The jury was shown pictures taken by Burke of Camden, who was still in her bed. The pictures depicted areas of petechiae, which were found on Camden’s neck, upper chest and chin area. Burke also observed abrasions around both of Camden’s nostrils as well as a small contusion on her forehead.
While the pictures were being shown, Kimberly sat with her head down and sporadically sobbed.
Burke also testified noticing abrasions on Camden’s ankles, knees and hands. While Burke and another investigator were working in the room, a request came from the Frys that a priest who was on scene be allowed to give a final blessing. She testified that Kimberly and Timothy were escorted in and Burke and the other employee backed away from Camden but stated she maintained constant eye contact with the body.
“She (Kimberly) appeared very upset, shocked and crying,” Burke said. “She bent over Camden and began caressing her face and forehead. She was mumbling things but I couldn’t understand what she was saying.”
Because of the severity of the situation and importance of preserving the body, Burke became concerned with Kimberly touching Camden and began moving towards Camden to start prepping the body for transport.
“It was a terribly emotional moment for all parties involved,” she said. Burke attempted to obtain a history of the last 24 hours leading up to the incident. She tried talking to Kimberly, who was unable to speak. Burke described her manner as “shocked and in an incoherent state.”
Kimberly was sitting in a chair with her head back and rocking back and forth sobbing and unable to make eye contact with anyone.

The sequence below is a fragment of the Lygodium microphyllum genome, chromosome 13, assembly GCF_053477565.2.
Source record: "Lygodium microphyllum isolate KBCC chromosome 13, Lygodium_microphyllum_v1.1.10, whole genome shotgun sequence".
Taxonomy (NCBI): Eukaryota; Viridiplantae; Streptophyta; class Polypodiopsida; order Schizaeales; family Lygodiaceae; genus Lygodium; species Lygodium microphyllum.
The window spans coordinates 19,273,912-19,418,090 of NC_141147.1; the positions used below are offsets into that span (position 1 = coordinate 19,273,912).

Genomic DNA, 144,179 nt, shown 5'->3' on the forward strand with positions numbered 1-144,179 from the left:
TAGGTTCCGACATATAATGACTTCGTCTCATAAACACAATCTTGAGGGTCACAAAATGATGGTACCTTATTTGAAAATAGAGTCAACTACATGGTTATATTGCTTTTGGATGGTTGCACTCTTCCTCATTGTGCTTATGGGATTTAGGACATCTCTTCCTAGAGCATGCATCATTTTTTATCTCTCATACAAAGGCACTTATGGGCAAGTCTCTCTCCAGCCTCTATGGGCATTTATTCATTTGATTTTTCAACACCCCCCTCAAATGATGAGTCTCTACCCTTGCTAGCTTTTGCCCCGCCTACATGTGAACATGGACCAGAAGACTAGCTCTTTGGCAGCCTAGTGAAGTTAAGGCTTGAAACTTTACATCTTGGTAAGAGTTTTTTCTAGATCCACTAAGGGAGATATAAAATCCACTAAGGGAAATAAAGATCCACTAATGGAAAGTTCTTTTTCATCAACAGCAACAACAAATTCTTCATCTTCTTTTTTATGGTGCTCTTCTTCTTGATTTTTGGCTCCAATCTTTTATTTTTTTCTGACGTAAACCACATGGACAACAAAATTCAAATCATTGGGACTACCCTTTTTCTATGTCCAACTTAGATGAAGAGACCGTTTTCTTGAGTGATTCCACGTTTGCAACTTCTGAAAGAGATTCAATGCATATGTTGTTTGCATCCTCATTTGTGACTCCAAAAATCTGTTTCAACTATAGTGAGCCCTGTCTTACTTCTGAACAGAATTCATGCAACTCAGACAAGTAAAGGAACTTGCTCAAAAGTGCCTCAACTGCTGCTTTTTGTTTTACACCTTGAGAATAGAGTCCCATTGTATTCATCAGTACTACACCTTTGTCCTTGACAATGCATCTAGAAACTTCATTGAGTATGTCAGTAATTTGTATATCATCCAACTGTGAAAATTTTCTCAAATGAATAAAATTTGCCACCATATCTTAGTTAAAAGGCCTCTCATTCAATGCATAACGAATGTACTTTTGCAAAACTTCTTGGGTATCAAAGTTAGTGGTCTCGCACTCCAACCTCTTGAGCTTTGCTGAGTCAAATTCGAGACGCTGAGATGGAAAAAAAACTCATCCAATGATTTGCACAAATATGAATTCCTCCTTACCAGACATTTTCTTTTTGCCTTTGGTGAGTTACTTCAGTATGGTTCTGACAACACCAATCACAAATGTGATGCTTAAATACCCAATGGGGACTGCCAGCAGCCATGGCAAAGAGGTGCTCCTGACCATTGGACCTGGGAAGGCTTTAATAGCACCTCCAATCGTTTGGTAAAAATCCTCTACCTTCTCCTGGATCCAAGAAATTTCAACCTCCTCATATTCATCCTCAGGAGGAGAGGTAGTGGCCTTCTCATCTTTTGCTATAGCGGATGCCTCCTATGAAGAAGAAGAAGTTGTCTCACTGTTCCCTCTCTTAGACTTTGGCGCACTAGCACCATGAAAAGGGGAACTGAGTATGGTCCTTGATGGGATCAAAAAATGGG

“Since we’re not law enforcement, sometimes we’re able to get more information from individuals,” Burke said. “But we got nothing from Kimberly. It was her husband who was speaking on her behalf and he said Kimberly and Camden had watched a movie, ate popcorn and went to bed at 8:30 p.m.”
Burke testified that the only information she received from police was that there had been a struggle the previous night and that police were told Camden had been dragged to bed.
Monday afternoon, just before Dr. Cox was to take the stand, two women entered the courtroom and sat behind the defense table.
Kimberly turned around and mouthed “Please go, it’s going to be too much”. Kimberly’s attorney Sarah Wright then approached the two women and they left the courtroom.
The trial was scheduled to resume Wednesday morning with defense attorney Sarah Wright cross-examining Dr. Cox.
He’s expected to be on the stand for the remainder of the week.

Southern Rhode Island Newspapers